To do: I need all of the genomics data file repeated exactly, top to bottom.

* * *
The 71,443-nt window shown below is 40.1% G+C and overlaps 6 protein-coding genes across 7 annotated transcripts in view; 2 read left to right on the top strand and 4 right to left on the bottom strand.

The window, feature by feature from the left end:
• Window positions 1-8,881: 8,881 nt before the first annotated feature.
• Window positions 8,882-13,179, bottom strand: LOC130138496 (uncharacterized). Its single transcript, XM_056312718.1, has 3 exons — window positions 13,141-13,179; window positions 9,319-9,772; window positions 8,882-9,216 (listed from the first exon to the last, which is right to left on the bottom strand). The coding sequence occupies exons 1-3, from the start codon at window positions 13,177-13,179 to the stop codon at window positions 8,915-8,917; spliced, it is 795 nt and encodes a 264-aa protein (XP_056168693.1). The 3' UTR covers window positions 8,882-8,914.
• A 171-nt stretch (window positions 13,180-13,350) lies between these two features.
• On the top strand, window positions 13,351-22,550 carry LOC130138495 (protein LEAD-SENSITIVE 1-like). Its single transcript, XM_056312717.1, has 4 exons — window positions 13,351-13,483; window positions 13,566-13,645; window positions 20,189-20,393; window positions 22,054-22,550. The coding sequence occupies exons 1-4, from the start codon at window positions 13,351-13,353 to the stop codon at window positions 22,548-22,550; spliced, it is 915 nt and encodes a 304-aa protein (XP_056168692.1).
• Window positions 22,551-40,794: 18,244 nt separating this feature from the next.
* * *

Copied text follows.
The 71,443-nt window shown below is 40.1% G+C and overlaps 6 protein-coding genes across 7 annotated transcripts in view; 2 read left to right on the top strand and 4 right to left on the bottom strand.

The window, feature by feature from the left end:
• Window positions 1-8,881: 8,881 nt before the first annotated feature.
• Window positions 8,882-13,179, bottom strand: LOC130138496 (uncharacterized). Its single transcript, XM_056312718.1, has 3 exons — window positions 13,141-13,179; window positions 9,319-9,772; window positions 8,882-9,216 (listed from the first exon to the last, which is right to left on the bottom strand). The coding sequence occupies exons 1-3, from the start codon at window positions 13,177-13,179 to the stop codon at window positions 8,915-8,917; spliced, it is 795 nt and encodes a 264-aa protein (XP_056168693.1). The 3' UTR covers window positions 8,882-8,914.
• A 171-nt stretch (window positions 13,180-13,350) lies between these two features.
• On the top strand, window positions 13,351-22,550 carry LOC130138495 (protein LEAD-SENSITIVE 1-like). Its single transcript, XM_056312717.1, has 4 exons — window positions 13,351-13,483; window positions 13,566-13,645; window positions 20,189-20,393; window positions 22,054-22,550. The coding sequence occupies exons 1-4, from the start codon at window positions 13,351-13,353 to the stop codon at window positions 22,548-22,550; spliced, it is 915 nt and encodes a 304-aa protein (XP_056168692.1).
• Window positions 22,551-40,794: 18,244 nt separating this feature from the next.